Shane Nolan will wait until around 20 October to plant his winter barley. He said it is beside the sea in dry ground and he does not want the crop to get too advanced in the winter.

Delaying sowing will reduce the risk of virus, disease and grass weeds. He is hoping to get some Cassia seed as he gets on well with the variety.

Having dry land to be able to wait to plant is an advantage here.

Shane hopes to be drawing in maize this week when the weather allows. Shane is a contractor, but he does not have a maize header on his harvester as he does not have enough work for it, but another contractor will cut the crop and Shane will draw in and fill the pit.

Beet crop

His beet crop won’t be pulled until November. He will get the winter barley planted before then. It is coming on well. He has one field that has weeds in it, but in general he is happy with the crop.Shane said there is a lot of demand for beet this season. There are a lot of new customers ringing and booking some of the beet crop.

Shane still has the majority of his barley in the shed.

He has sold some locally and noted there are people looking for rolled barley at present.

Shane is waiting on a better price before he sells any barley out of the shed.

He also has some straw in the shed to sell over the winter, but a large amount of straw was sold and delivered out of the field.

James English was finishing planting his winter barley early this week.

He had a good mix of varieties, all six-row hybrids including SY Armadillo, Belfry and Bazooka. Ground was in great condition and the recent spell of good weather has seen James finish his winter wheat planting as well. Graham and Dawsum are the main varieties and they went in last week.

Oilseed rape on James English's farm.

Hybrid rye allows for early planting and that was planted on 20 September. James said it is up and looks well.

He is watching out for slugs in the crop, but it went into a fine and firm seedbed so this should help to reduce levels.

The winter wheat and rye were both rolled and this allowed for some pre-emergence herbicides to be applied.

Winter barley

The winter barley has not been rolled yet, but the herbicide will go on with an aphicide at the two to three-leaf stage as long as weather permits.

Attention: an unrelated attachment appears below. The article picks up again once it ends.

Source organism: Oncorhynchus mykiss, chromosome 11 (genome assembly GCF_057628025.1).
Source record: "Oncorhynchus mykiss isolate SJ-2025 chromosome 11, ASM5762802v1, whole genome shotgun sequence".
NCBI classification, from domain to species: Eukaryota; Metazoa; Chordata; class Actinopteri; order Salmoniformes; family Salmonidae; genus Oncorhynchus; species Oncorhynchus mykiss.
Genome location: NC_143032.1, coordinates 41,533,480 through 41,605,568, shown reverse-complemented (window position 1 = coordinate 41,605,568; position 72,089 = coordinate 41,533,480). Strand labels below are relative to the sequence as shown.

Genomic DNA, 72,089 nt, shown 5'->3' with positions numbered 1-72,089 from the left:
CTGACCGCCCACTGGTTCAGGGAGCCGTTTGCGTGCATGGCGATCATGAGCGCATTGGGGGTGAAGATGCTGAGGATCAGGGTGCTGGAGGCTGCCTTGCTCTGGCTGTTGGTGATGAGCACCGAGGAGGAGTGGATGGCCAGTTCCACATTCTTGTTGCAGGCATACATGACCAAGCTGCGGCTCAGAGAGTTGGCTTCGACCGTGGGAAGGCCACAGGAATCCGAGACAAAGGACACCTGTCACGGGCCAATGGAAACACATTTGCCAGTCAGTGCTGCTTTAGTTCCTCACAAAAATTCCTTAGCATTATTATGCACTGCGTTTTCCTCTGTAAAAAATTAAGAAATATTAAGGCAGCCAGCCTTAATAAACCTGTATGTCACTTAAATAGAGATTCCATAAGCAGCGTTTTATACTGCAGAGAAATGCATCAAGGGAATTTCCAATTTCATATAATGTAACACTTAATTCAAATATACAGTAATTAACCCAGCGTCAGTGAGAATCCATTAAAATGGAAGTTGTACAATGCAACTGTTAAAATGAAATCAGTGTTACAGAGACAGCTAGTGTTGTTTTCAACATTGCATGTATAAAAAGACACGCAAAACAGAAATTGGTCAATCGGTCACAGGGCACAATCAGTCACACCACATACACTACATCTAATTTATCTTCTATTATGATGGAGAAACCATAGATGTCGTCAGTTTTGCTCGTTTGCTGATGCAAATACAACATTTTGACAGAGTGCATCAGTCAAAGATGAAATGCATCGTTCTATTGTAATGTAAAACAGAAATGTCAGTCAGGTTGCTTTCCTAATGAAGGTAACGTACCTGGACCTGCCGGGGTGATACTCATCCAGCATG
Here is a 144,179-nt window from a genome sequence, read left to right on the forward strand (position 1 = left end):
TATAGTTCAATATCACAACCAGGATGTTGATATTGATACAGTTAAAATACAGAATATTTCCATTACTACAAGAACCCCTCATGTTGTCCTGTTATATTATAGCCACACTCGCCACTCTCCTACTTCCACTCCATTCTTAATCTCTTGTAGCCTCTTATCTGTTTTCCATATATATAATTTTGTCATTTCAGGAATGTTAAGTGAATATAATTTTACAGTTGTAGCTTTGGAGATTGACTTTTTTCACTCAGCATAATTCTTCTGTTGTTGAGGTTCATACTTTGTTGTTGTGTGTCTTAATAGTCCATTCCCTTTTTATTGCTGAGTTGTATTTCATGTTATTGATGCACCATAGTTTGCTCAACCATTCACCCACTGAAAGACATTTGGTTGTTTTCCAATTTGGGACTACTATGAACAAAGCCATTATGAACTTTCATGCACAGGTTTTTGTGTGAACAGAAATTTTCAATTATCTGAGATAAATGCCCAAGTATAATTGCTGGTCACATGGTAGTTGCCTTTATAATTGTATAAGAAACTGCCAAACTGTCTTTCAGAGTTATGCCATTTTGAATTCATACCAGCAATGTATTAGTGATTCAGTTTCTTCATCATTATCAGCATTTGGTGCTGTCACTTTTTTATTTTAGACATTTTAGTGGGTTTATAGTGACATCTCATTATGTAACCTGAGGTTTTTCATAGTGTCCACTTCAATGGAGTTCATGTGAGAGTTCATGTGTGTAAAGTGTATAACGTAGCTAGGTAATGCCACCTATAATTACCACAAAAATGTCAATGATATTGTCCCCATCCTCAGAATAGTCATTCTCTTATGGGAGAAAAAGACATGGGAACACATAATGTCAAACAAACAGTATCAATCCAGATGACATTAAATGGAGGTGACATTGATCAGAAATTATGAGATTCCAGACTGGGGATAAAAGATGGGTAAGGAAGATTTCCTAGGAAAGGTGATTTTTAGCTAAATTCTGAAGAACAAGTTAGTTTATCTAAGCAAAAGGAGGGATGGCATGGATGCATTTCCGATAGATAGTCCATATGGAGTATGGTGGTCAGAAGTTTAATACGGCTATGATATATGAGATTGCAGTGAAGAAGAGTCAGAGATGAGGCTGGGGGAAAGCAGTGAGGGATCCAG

Firebird Met will most likely be used on both the wheat and the barley crops whether it is applied pre- or post-emergence.

Winter oats will be the last crop planted on the farm, but this will not be drilled until around 15 October. Those oats are for an equine contract and the variety is Husky.

All of James’s crops are going in using minimum tillage. Stubble cultivation was carried out after harvest to allow volunteers and weeds to germinate.

Glyphosate was applied and he is planting with a 6m Kverneland U-drill.

The oilseed rape looks very well. It had germinated just before the rain came and took off once moisture levels increased.

Again, slugs were not an issue, but the crop was watched. James noted that he will only apply slug pellets if there is an issue. The cultivation system on the farm may be helping to reduce slug levels.

Stuart Fitzgerald was busy spraying when we spoke earlier this week. He was well into winter planting at that stage. Winter wheat sowing had been completed. Graham and Dawsum were two of the main varieties on the farm, but Stuart also planted a mixture of varieties together to try and reduce disease pressure.

He mixed Graham, Dawsum, Costello, Astronomer and Conros. He has planted mixtures in previous years and they have performed to the same yields as the single varieties. All of the wheat is planted after a break crop of oilseed rape, beans or oats.

Stuart Fitzgerald planting winter wheat into volunteer oilseed rape.

Stuart plants with a John Deere 750A drill and plants directly into cover crops. For example, the picture shows Stuart planting winter wheat into volunteer rape. He sprays with glyphosate either before or after sowing depending on weather and how the work falls.

Stuart generally only uses a pre-emergence herbicide on the headlands of fields and around some telephone or ESB poles where there is a higher risk of grass weeds and where wheels are turning and giving weeds a higher chance to germinate.

Winter barley falls into the second slot on the rotation after either winter wheat or spring barley. This year KWS Joyau and Casting were the varieties being planted. Winter oats will be planted if weather allows at the end of this week. All crops have been rolled up to now.

No aphicide will be applied to crops on the farm. Stuart has not applied aphicides in a number of years.

Stuart said he plants earlier than some farmers as he is using a direct drill and needs to use the good ground conditions when they are there. With a lot of work to get through it also speeds things up. The oilseed rape is looking well on the farm.

It was under-sown with clover and the clover has also germinated. Slug pellets were applied to the headlands in some fields.